Alison O. Marks (née Bremner) is a Tlingit artist from Yakutat, Alaska. She received a James W. Ray Venture Project Award from the Artist Trust | Frye Art Museum Consortium in 2015 for her project, “Grandfather Totem Pole.” Her works, including photographs documenting the totem pole’s carving process, are currently on view in an exhibition titled Alison Marks: One Gray Hair at the Frye Art Museum.
Born in Southeast Alaska and raised in two cultures: Native and part-Scottish, Irish, and English, Alison’s work illustrates her journey of forming a modern Indigenous identity. “Never being Native enough is something that I grew up with,” she says. Alison uses humor in her work to present artwork laden with social commentary while maintaining traditional and ceremonial functions. Works on view in her solo exhibition at the Frye communicate her observations on technology and social media-driven impact on contemporary society, such as the emergence of the “me” culture which she views as opposite from her communal-based Native culture.
On her experience working on “Grandfather Totem Pole,” Alison says “I learned a lot about carving, and I unexpectedly learned a great deal about Tlingit culture and myself.” The process of becoming a woodcarver heightened her awareness of the prevalence of Tlingit trinkets and tourist items sold in Juneau, Alaska, and how these commercial reproductions negatively affect the perception of native culture. Cultural Tourism (pictured), is a piece installed in an isolated area of the gallery and speaks to the discomforting reaction Alison feels when she comes into contact with these misappropriated images.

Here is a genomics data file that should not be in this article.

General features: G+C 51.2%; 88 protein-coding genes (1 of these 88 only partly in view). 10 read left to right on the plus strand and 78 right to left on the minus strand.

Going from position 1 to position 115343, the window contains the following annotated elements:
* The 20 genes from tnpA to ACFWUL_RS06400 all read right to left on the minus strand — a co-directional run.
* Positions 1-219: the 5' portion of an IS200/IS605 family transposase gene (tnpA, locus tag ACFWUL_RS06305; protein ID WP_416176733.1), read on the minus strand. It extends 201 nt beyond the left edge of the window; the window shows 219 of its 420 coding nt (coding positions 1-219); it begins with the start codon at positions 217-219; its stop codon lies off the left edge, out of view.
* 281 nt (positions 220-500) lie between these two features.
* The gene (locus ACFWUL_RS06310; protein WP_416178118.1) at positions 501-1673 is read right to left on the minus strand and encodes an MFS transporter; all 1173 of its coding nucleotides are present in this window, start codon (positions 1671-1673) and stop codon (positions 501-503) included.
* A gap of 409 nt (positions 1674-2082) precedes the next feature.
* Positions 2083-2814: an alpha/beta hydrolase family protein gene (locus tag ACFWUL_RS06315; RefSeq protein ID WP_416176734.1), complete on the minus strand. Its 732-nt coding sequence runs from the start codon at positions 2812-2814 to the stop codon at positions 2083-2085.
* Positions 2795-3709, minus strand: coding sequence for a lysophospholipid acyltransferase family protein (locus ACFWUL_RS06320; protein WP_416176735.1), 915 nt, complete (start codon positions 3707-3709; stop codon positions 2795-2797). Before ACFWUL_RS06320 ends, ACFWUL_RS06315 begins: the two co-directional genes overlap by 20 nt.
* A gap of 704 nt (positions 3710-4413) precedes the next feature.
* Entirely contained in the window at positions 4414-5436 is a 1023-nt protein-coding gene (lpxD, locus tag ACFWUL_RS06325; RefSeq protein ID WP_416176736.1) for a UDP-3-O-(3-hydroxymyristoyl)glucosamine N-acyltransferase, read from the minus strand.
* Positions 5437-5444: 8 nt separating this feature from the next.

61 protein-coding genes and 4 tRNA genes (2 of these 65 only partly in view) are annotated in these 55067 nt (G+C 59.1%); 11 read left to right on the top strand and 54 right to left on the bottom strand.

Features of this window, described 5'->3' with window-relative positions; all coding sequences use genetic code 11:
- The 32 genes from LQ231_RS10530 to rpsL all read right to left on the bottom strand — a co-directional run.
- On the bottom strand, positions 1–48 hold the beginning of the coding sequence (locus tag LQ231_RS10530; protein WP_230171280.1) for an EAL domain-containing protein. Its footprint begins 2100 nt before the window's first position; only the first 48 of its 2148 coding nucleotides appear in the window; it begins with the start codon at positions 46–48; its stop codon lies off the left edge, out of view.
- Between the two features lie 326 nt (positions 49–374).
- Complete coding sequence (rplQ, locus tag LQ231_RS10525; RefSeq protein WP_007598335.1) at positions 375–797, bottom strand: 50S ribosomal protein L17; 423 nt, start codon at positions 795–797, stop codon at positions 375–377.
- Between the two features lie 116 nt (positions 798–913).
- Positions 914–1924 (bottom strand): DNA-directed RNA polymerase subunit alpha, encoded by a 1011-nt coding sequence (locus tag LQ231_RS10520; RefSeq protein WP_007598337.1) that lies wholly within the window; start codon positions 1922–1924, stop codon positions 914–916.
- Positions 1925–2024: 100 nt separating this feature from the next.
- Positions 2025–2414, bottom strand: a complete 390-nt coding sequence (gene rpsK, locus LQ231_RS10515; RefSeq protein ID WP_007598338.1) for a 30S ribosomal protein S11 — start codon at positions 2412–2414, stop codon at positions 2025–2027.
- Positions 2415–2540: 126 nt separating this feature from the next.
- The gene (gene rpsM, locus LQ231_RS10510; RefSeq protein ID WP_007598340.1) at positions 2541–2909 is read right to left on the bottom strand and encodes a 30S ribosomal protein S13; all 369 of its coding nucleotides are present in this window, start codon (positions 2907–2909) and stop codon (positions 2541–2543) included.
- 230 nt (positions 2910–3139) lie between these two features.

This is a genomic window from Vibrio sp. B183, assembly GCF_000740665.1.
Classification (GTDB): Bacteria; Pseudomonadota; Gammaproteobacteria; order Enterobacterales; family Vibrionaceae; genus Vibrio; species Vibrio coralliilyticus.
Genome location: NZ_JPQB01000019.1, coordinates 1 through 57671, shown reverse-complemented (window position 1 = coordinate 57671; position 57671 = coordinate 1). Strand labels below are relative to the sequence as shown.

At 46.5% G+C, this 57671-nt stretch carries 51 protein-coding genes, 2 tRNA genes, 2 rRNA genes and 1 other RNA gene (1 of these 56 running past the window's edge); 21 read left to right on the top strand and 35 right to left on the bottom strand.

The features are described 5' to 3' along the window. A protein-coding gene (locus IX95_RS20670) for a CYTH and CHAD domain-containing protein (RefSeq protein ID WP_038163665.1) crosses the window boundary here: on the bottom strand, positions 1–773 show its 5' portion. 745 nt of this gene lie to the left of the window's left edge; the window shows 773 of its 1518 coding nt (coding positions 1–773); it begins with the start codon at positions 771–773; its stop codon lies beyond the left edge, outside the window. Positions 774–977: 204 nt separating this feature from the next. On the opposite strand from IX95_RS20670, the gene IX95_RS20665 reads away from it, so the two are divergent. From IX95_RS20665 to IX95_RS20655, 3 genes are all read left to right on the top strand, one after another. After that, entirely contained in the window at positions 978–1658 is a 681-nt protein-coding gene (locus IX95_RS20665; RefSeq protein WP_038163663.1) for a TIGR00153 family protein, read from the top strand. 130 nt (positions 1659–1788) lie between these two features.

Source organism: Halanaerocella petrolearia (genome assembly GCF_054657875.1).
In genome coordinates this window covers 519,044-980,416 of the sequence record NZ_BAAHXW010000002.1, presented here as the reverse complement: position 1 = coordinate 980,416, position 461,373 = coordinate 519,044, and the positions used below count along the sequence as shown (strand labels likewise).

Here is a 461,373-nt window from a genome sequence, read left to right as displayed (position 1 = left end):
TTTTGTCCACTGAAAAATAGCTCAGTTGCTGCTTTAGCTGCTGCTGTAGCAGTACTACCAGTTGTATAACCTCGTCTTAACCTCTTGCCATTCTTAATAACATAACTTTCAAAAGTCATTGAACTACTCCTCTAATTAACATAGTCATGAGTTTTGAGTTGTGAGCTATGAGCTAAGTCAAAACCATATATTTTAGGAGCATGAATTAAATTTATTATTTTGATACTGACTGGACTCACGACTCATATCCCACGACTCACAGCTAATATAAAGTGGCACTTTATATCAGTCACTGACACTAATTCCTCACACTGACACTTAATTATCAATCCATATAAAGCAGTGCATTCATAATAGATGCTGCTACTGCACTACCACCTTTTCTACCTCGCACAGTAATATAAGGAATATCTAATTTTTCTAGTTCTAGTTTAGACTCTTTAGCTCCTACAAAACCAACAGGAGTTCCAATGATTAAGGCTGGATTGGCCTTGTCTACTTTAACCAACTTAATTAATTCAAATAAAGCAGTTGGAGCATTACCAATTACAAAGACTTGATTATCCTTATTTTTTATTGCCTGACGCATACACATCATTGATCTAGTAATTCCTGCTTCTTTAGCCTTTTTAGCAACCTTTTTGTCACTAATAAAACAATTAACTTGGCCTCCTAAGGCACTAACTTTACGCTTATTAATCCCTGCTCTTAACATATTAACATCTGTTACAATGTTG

Committed to revitalizing her Tlingit culture, Alison applied for the James W. Ray Venture Project Award for the opportunity to pursue her dream project, to carve a totem pole. She studied under the guidance of Native artist and master carver David A. Boxley in Kingston, Washington. The ten-foot totem pole, carved in honor of her grandfather John Bremner, Sr., was shipped from Washington to Alaska, where it received its final touches and is awaiting to be raised in Alison’s hometown of Yakutat, in accordance with Tlingit culture. Scheduled for July 2018, the totem raising ceremony involves the support and participation of the community. The host clan Raven will invite the Eagle clan as their guest to witness the totem pole’s raising. Oral traditions and songs will be performed, including a piece thanking the tree for giving itself to the carving process.
Surprised, grateful, and honored when she learned that she had been nominated for the James W. Ray Venture Project Award, Alison’s advice to artists who are thinking of applying for Artist Trust grants, is “Ch’á yei sané,” which in English means “Just do it!”
Alison Marks: One Gray Hair is on view at the Frye Art Museum until February 4. Alison has graciously donated OwlEmoji, a piece from her series of digital paintings, to the 2018 Artist Trust Benefit Art Auction taking place at the Fisher Pavilion in Seattle Center on February 24. For more information and to purchase auction tickets, visit artisttrustauction.com.